I’m always interested in body language and how it both benefits and hinders one’s chance of succeeding at an interview. Experience of almost 25 years with Riverside Childcare and previously outside the world of professional childcare hasn’t dampened my enthusiasm. The impression you make in those first few minutes – actually first four minutes, can profoundly effects how the interviewer perceives you. What that impression gives is an insight to your attitude and general demeanor. Your CV tells the technical stuff – knowledge and skills. Your body language is a window into your attitude. The interviewer is unlikely to be a student of body language but they will innately get a vibe about you – positive or negative, and that will inform the whole interview and their ultimate decision.
Some tips are well known, treat this as a refresher for segment one of the interview and then consider the interesting add-on researchers discovered from Harvard Business school.
Simple effective tips to steer you through the first few minutes:
- Prepare yourself in advance
- Arrive with 10 minutes to spare
- Carry with you another copy of your CV in slightly larger font in case you need to refer to it, think of this copy as a personal prompt
- Know the name of your interviewer, the title of the job, the location and start date
- Entering the room you should give the interviewer the sense that you are looking forward to the interview
- A smile and firm handshake sets the tone
- Sit upright rather than slouched in the chair.
- Think about keeping your arms unfolded as this looks defensive and gives the sense that you are ill at ease.
- Nod if you agree with something the interviewer says, this gives the sense that you are engaged and open to questions and to sharing information.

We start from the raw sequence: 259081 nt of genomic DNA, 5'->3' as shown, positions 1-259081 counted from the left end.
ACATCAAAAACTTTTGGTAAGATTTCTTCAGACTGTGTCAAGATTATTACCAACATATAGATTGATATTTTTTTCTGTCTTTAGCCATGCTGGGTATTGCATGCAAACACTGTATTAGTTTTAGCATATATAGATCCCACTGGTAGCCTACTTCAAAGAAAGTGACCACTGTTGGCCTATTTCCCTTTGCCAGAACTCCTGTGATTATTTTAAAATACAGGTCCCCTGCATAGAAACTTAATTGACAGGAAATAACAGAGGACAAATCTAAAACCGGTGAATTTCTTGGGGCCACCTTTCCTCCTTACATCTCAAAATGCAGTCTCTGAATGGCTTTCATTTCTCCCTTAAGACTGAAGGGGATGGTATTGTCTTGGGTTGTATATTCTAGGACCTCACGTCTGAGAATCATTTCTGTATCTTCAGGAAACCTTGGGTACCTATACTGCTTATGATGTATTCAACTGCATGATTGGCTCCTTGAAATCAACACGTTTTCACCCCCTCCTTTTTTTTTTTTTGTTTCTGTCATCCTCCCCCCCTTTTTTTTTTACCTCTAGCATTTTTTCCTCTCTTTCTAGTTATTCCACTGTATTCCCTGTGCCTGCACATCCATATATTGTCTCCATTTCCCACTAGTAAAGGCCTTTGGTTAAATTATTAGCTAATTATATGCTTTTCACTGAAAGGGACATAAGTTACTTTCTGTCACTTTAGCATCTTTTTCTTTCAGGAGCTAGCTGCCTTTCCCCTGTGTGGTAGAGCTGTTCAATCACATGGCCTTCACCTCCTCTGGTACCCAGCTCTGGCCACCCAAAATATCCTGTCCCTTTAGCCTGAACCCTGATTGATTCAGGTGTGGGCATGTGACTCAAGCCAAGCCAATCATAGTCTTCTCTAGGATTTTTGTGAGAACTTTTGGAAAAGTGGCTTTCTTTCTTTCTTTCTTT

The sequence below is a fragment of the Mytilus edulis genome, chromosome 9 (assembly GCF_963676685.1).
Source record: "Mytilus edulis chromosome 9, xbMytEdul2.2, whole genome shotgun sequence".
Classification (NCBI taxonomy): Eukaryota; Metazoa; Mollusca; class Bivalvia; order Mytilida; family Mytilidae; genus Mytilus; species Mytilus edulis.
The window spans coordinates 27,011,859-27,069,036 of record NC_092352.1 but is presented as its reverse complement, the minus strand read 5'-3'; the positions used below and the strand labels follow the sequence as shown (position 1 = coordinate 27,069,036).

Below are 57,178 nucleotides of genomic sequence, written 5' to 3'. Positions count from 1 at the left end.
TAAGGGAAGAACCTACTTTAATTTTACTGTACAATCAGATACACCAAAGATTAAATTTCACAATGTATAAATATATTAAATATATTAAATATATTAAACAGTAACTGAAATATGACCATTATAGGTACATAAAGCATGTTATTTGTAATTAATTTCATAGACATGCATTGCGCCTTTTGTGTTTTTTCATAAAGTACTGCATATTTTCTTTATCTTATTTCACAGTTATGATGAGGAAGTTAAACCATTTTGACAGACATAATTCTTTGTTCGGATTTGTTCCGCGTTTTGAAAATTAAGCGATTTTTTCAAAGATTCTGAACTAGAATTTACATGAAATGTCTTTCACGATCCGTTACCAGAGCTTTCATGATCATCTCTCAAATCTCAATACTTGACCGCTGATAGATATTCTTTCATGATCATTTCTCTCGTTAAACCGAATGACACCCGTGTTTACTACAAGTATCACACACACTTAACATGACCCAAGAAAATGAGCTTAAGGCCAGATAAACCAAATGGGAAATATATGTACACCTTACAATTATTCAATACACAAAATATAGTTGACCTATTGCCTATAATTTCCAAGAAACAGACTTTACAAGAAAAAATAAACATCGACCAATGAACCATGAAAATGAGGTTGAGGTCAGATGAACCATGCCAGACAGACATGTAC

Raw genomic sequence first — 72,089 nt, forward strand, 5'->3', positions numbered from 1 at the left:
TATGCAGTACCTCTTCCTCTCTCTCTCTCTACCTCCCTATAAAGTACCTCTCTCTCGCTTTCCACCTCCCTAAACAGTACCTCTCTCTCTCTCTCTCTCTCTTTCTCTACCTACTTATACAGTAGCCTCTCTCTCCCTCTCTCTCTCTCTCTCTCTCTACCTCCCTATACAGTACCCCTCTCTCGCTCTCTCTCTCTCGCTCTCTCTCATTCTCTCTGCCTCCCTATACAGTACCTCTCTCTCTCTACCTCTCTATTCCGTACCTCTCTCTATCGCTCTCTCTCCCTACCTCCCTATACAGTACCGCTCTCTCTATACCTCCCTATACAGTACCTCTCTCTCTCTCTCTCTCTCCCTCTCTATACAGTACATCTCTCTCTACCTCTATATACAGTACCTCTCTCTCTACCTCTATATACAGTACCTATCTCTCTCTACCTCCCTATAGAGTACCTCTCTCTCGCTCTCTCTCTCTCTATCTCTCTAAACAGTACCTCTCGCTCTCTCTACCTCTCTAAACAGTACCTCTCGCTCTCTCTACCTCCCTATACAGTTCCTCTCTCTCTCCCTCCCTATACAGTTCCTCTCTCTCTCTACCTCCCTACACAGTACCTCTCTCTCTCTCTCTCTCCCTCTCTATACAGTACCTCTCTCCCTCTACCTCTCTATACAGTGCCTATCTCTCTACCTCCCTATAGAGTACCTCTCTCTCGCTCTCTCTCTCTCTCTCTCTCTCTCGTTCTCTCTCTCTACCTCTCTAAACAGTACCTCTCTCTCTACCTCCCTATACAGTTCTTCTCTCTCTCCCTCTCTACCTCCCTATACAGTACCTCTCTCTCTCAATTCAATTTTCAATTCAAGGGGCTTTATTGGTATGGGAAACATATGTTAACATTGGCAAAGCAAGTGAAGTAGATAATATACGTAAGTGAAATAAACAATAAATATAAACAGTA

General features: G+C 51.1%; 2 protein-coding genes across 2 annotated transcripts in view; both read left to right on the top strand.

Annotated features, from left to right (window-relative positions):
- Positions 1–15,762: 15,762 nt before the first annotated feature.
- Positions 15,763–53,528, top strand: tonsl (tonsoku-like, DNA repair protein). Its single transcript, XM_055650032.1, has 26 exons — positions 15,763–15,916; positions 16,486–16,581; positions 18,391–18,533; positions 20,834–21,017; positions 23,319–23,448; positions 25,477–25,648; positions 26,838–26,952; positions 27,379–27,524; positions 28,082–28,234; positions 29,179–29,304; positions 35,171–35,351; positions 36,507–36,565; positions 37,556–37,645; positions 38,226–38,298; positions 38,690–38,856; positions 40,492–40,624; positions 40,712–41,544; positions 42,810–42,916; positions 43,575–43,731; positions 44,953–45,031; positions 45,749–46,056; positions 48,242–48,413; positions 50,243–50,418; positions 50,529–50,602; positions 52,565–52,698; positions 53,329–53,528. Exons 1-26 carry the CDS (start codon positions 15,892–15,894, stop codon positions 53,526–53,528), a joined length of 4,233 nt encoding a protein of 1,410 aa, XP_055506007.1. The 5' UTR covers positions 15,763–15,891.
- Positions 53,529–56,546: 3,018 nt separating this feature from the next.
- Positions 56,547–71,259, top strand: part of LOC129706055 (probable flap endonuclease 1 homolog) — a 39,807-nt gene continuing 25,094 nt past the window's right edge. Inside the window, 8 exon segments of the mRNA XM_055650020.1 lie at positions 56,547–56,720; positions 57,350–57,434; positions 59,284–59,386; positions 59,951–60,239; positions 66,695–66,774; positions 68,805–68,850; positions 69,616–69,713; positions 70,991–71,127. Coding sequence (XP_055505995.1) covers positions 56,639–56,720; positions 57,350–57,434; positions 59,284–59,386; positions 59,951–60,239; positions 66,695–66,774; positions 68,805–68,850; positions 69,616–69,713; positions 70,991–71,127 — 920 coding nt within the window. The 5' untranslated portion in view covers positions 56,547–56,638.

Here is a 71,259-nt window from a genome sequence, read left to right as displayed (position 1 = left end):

- Speak honestly but do not descend into negative comments about current or former employers
Four minutes will have whooshed past by now as you enter the middle segment of the interview – when, some say, you can sense how things are really going and whether the interviewer understands and is interested in you or that the job prospect is slipping away. Well it appears all is not lost and the connection between body posture and altering a situation can kick in (obviously if you don’t have the right skill set for the job this won’t apply with the best will in the world …but lets presume you do). According to a detailed study by Harvard Business School:
By simply changing physical posture, an individual prepares his or her mental and physiological systems to endure difficult and stressful situations, and perhaps to actually improve confidence and performance in situations such as interviewing for jobs
They also noted that nodding and smiling was not just empowering for the recipient of those action but actually empowered the actor of the action both physiologically and psychologically.
So what’s the take-away on this? Don’t give up or become submissive until the interview is entirely over … yep that means after you’ve left the building. Continue in a positive mode throughout and finish with a flourish.
If you are interested in small group or one to one interview technique coaching drop us a line. We offer this service throughout the year in person in the UK and via skype internationally.